DEFINITION OF THE TERM: security is the absence of threats; it guarantees the certainty of existence and the preservation of one’s values, and it enables the pursuit of one’s goals. this state is achieved through the creative activity of a security actor in his attempts to eliminate threats and to enhance the mechanisms that provide him with a sense of security. HISTORICAL ANALYSIS OF THE TERM: Modern security systems and systems of social control began to emerge in the 19th century as a result of industrialisation, urbanisation, increased mobility, and the emergence of mass society. DISCUSSION OF THE TERM: today, new academic concepts such as securitisation theory, ontological security, and critical security studies are influential within the theoretical dimension of security theories, while in the practical dimension the old freedom-security dilemma is more acute than ever before. Moreover, mastering the tools of social control, which are based on technological developments, is a great contemporary challenge. SYSTEMATIC REFLECTION WITH CONCLUSIONS AND RECOM­ MENDATIONS: the issue of security is currently at the heart of public and private life. In this context, the question that needs to be answered is whether the implication ‘the more secure the better’ holds true.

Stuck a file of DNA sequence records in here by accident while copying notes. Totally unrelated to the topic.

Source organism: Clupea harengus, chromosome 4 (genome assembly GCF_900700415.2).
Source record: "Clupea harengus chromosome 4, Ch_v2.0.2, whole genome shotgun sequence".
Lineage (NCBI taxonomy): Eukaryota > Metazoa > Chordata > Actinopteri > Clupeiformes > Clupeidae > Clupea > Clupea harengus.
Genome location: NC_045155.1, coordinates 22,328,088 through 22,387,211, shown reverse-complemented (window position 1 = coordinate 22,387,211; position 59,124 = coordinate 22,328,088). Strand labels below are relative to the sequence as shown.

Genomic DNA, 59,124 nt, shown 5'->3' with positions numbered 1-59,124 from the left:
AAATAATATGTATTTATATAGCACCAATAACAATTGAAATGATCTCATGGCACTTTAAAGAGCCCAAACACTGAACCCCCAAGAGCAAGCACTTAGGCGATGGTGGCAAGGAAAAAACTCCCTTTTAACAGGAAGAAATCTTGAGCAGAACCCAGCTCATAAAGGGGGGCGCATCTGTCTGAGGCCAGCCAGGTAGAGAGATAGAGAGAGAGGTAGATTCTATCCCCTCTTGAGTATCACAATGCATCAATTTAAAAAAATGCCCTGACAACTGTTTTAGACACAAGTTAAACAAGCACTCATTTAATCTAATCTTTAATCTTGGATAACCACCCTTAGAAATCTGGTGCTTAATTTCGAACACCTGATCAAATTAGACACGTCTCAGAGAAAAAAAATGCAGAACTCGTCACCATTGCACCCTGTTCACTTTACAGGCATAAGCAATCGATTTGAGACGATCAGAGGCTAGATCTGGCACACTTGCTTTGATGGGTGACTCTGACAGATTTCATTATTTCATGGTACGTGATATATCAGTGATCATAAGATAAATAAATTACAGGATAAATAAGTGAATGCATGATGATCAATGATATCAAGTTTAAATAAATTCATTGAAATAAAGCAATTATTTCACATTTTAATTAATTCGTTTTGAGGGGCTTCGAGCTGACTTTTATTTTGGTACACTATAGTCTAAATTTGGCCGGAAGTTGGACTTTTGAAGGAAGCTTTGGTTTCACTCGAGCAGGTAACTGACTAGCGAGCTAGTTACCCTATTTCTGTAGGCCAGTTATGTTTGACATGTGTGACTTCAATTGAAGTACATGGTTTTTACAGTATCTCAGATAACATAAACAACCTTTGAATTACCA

Grabowski, T. W. (2023). Security. In T. W. Grabowski (Ed.), Public Security (pp. 13–34). Ignatianum University Press.